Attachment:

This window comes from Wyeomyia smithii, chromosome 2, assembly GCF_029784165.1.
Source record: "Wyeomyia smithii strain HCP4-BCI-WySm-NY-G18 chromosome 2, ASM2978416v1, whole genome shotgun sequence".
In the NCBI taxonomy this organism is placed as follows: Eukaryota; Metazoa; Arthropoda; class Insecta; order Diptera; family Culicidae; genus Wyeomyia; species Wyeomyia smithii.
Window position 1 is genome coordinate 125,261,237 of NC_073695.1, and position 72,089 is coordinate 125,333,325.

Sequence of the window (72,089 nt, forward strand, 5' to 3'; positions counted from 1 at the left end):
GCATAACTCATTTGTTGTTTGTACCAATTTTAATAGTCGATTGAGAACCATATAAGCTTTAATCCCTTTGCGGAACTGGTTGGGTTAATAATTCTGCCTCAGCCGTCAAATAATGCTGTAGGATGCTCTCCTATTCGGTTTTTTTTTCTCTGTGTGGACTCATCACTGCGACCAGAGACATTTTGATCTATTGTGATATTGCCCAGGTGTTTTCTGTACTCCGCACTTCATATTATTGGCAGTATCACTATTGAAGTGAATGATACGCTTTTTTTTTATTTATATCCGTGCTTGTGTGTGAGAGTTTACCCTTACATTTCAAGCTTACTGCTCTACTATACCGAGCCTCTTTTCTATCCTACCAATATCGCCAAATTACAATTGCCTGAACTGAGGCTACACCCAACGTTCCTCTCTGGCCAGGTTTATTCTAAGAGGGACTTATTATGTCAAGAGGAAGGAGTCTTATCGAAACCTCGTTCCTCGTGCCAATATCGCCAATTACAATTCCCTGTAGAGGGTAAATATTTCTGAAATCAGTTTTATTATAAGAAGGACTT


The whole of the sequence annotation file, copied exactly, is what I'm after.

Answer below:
This window comes from Wyeomyia smithii, chromosome 2, assembly GCF_029784165.1.
Source record: "Wyeomyia smithii strain HCP4-BCI-WySm-NY-G18 chromosome 2, ASM2978416v1, whole genome shotgun sequence".
In the NCBI taxonomy this organism is placed as follows: Eukaryota; Metazoa; Arthropoda; class Insecta; order Diptera; family Culicidae; genus Wyeomyia; species Wyeomyia smithii.
Window position 1 is genome coordinate 125,261,237 of NC_073695.1, and position 72,089 is coordinate 125,333,325.

Sequence of the window (72,089 nt, forward strand, 5' to 3'; positions counted from 1 at the left end):
GCATAACTCATTTGTTGTTTGTACCAATTTTAATAGTCGATTGAGAACCATATAAGCTTTAATCCCTTTGCGGAACTGGTTGGGTTAATAATTCTGCCTCAGCCGTCAAATAATGCTGTAGGATGCTCTCCTATTCGGTTTTTTTTTCTCTGTGTGGACTCATCACTGCGACCAGAGACATTTTGATCTATTGTGATATTGCCCAGGTGTTTTCTGTACTCCGCACTTCATATTATTGGCAGTATCACTATTGAAGTGAATGATACGCTTTTTTTTTATTTATATCCGTGCTTGTGTGTGAGAGTTTACCCTTACATTTCAAGCTTACTGCTCTACTATACCGAGCCTCTTTTCTATCCTACCAATATCGCCAAATTACAATTGCCTGAACTGAGGCTACACCCAACGTTCCTCTCTGGCCAGGTTTATTCTAAGAGGGACTTATTATGTCAAGAGGAAGGAGTCTTATCGAAACCTCGTTCCTCGTGCCAATATCGCCAATTACAATTCCCTGTAGAGGGTAAATATTTCTGAAATCAGTTTTATTATAAGAAGGACTT